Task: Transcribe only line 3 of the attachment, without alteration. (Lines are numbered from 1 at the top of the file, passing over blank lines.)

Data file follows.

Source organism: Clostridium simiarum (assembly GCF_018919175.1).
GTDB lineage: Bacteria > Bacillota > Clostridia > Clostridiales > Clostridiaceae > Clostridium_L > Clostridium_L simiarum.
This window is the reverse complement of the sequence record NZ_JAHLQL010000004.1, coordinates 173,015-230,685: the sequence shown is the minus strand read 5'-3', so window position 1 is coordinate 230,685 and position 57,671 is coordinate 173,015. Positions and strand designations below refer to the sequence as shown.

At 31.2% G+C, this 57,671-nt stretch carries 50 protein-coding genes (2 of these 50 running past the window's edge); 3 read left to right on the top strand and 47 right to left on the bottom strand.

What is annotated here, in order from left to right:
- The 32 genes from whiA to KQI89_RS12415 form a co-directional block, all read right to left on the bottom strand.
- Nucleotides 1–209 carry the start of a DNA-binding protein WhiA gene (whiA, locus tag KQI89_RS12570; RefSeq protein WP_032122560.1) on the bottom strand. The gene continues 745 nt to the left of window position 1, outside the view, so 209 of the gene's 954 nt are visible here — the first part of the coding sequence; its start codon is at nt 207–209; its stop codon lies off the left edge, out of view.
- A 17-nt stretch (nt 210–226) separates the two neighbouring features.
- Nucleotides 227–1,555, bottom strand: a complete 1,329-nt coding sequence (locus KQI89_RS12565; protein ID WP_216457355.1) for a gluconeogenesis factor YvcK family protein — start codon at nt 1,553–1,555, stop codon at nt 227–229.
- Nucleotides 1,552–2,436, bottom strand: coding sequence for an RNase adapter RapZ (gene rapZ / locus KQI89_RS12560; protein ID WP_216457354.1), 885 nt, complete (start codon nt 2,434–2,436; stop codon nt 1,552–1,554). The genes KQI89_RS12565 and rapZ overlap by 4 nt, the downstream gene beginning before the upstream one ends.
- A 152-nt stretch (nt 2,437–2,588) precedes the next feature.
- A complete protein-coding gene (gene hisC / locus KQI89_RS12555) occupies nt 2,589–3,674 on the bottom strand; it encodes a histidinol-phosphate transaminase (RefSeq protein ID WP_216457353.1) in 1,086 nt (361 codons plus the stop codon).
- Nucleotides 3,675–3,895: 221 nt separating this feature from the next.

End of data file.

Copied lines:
This window is the reverse complement of the sequence record NZ_JAHLQL010000004.1, coordinates 173,015-230,685: the sequence shown is the minus strand read 5'-3', so window position 1 is coordinate 230,685 and position 57,671 is coordinate 173,015. Positions and strand designations below refer to the sequence as shown.